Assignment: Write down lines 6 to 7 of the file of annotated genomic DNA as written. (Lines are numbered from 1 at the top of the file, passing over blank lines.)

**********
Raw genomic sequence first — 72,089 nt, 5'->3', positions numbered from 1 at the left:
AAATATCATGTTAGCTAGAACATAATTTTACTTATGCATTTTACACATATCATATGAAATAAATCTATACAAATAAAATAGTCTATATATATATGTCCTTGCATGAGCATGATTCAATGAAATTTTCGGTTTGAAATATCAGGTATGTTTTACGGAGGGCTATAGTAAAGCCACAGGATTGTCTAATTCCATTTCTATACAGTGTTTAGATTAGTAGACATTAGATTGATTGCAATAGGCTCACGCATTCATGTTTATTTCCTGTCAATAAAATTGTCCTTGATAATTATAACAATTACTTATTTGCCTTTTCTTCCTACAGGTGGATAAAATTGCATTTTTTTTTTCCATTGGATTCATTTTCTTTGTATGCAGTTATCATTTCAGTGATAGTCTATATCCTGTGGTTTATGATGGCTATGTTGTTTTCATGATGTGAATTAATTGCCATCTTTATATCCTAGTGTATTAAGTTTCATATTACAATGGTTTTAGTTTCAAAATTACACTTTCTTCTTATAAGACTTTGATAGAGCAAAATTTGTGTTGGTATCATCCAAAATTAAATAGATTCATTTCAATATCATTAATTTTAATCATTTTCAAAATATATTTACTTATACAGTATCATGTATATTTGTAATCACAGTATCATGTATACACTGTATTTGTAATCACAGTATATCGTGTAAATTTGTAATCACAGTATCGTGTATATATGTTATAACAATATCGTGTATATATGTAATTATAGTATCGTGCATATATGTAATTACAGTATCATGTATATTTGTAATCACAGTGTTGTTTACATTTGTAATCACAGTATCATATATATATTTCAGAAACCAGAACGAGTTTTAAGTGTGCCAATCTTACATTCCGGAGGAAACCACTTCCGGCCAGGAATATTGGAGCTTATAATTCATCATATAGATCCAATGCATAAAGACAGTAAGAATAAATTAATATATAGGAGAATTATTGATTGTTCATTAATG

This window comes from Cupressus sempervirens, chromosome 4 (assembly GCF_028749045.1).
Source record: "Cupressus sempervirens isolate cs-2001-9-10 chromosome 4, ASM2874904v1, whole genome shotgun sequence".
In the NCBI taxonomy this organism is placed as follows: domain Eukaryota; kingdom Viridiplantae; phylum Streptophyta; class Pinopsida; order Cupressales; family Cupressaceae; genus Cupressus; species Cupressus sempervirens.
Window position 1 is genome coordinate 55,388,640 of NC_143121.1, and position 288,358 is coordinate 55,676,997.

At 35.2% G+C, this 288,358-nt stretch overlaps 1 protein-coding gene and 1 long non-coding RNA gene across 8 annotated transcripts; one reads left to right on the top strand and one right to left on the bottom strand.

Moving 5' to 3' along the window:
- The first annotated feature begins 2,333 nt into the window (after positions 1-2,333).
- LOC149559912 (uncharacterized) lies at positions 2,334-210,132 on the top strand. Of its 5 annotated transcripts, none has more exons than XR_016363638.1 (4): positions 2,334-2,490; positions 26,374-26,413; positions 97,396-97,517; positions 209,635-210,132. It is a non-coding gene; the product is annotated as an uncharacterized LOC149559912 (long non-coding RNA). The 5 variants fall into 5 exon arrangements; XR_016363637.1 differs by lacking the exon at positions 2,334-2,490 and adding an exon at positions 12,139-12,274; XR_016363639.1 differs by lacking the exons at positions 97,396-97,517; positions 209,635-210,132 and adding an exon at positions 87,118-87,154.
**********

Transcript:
Window position 1 is genome coordinate 55,388,640 of NC_143121.1, and position 288,358 is coordinate 55,676,997.

At 35.2% G+C, this 288,358-nt stretch overlaps 1 protein-coding gene and 1 long non-coding RNA gene across 8 annotated transcripts; one reads left to right on the top strand and one right to left on the bottom strand.